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Here’s how much power Elon Musk actually has at Twitter now — and what he might do with it

Elon Musk and Twitter have always been a volatile combination. That’s especially unlikely to change now, with Musk buying a 9.2% stake in the social media company and landing a seat on Twitter’s board of directors.

The stake, which was disclosed in a regulatory filing on Monday, is valued at more than $3 billion. For context, Twitter co-founder and former CEO Jack Dorsey’s stake in Twitter is just over 2% — and Dorsey, who stepped down as CEO in November 2021, is leaving Twitter’s board when his term ends in May.

Musk’s board term will last until 2024, the company said in a separate regulatory filing, functionally making him a more powerful figure within Twitter than Dorsey going forward. “Looking forward to working with [Twitter CEO Parag Agrawal] & Twitter board to make significant improvements to Twitter in coming months!” Musk tweeted on Tuesday.

In a March 26 tweet, Musk accused the platform of “failing to adhere to free speech principles” and said he was giving “serious thought” to building his own social media platform. A regulatory filing with the Securities & Exchange Commission shows that Musk acquired his Twitter stake on March 14, meaning he was already Twitter’s largest outside shareholder when he publicly called out the platform.

On Tuesday, Twitter noted that Musk’s stake in the company cannot exceed 14.9% for the duration of his board term, but analysts told CNBC on Monday that Musk could still look to increase his ownership stake over time. Investors seem to be betting that Musk can exert control at Twitter: The social media company’s stock surged by 27% on Monday, and kept climbing after the company announced Musk’s board seat on Tuesday.

Here’s a look at how much power Musk will actually have at Twitter going forward, and the changes he might want to make:

How much power will Musk have at Twitter?

Musk’s piece of Twitter is technically categorized as a “passive” stake, which means it falls just below the 10% threshold for a shareholder to be considered to be an “active” or “activist” shareholder. Typically, passive shareholders don’t try to exert much control over a company’s decision-making. Musk might be the exception to that rule.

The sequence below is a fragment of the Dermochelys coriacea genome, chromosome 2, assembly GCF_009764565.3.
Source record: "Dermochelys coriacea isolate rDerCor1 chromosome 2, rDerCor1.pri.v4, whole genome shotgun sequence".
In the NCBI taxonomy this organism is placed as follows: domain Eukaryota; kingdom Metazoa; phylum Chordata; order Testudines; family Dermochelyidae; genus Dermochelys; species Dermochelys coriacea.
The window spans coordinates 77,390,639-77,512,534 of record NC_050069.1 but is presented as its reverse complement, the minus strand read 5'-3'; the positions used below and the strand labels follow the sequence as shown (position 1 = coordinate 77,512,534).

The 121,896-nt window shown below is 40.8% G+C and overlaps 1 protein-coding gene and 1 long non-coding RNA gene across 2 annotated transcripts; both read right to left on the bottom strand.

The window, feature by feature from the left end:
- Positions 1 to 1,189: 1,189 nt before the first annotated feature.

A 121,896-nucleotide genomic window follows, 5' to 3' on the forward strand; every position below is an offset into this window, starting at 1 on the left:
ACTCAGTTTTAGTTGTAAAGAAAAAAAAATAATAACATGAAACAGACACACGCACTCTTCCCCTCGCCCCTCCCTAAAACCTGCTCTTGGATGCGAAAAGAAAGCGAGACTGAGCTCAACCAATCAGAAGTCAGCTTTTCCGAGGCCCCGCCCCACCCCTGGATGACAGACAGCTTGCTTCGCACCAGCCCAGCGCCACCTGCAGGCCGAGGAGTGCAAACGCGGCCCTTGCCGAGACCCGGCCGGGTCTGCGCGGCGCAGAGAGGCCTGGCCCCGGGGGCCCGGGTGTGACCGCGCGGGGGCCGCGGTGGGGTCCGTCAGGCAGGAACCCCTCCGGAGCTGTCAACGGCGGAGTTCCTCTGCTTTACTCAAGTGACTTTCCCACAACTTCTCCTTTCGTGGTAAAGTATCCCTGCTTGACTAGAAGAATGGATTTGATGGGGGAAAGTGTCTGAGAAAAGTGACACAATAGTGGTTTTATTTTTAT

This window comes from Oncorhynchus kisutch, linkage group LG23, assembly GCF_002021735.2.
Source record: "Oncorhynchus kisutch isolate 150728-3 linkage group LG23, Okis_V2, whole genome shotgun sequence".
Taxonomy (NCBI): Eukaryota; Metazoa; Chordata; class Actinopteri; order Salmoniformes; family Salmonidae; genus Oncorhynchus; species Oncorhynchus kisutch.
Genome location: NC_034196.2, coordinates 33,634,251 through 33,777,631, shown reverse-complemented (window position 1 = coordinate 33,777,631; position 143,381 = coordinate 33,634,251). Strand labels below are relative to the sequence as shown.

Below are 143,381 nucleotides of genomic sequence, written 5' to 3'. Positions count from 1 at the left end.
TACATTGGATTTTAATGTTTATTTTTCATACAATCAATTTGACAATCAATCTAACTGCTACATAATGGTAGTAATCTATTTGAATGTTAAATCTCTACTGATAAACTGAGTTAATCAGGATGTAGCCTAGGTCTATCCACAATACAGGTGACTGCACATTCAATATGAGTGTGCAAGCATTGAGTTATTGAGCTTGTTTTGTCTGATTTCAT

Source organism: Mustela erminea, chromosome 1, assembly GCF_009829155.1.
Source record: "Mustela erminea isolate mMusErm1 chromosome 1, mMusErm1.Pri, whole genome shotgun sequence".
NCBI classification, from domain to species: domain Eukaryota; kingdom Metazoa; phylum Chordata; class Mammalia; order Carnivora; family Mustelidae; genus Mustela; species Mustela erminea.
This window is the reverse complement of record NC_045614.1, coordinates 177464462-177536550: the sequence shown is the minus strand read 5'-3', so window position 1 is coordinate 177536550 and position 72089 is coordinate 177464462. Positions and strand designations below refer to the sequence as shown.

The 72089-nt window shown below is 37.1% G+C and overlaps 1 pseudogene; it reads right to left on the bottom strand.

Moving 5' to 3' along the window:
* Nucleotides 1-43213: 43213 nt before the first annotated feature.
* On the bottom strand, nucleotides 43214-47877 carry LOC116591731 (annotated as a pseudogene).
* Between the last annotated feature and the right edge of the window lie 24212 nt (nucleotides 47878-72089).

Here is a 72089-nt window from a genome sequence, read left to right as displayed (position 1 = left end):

Twitter’s board of directors currently has 11 members, with Musk becoming the 12th board member, at least until Dorsey leaves next month. Musk will also control more than 9% of the shareholder votes. Functionally, that means he’ll need plenty of support from other board members and shareholders to win their approval for any future proposals.

But considering the fact that Musk is an extremely high-profile and outspoken investor, with more than 80 million followers on Twitter’s platform, the world’s richest person is already in a strong position to push for changes. And Twitter’s rapid addition of Musk to its board shows that its leadership is at least willing to entertain the billionaire’s ideas.

In tweets on Tuesday, Agrawal hinted that Musk could already have support among the company’s other board members, writing that recent conversations with Musk led the group to believe “that he would bring great value to our board.”

“He’s both a passionate believer and intense critic of the service which is exactly what we need on
Twitter, and in the boardroom, to make us stronger in the long-term,” Agrawal added.

Dorsey has also publicly voiced his support for Musk as a board member, tweeting on Tuesday that Musk “cares deeply about our world and Twitter’s role in it.”

What does Musk want?

The general perception from market analysts – and anyone who has followed Musk’s lively Twitter feed – is that the highly outspoken billionaire’s primary goal is to push for changes in Twitter free speech policies.

In recent years, Twitter has stepped up actions to battle misinformation and violent or inciting speech on its platform, even banning users who violate its guidelines — like, for example, former President Donald Trump. Some critics say the company needs to go even further down that road. Musk has instead criticized Twitter from the other direction, while openly complaining about regulators trying to “chill” his own right to free speech on social media.

Musk hasn’t yet specified exactly what steps he would like to see Twitter take in order to promote free speech on the platform, but some of his recent tweets indicate that he could use his new position to push back against the company’s content moderating policies and increased attempts to rid the platform of users who violate Twitter’s guidelines.

In March, Musk launched a Twitter poll asking this question: “Free speech is essential to a functioning democracy. Do you believe Twitter rigorously adheres to this principle?”

More than 70% of respondents voted “No,” leading to a follow-up tweet from Musk arguing that Twitter “fundamentally undermines democracy” by allegedly stifling free speech.

Twitter is a private company that’s free to regulate the content shared on its platform without violating anyone’s free speech rights. But Musk, who calls himself a “free speech absolutist,” has even suggested that Twitter’s algorithm become “open source” as a way of promoting transparency over how the platform displays and promotes tweets. That idea could gain traction among Twitter’s board members, as Dorsey has endorsed it in the past.

An “edit” button, allowing users to change tweets after they’re posted, could also finally be on the way: On Monday, Musk tweeted a poll asking his followers if they’d want an edit button on Twitter, with more than 73% of respondents replying that they would.

Agrawal responded to the poll by quoting Musk’s own words back to him: “The consequences of this poll will be important. Please vote carefully.”

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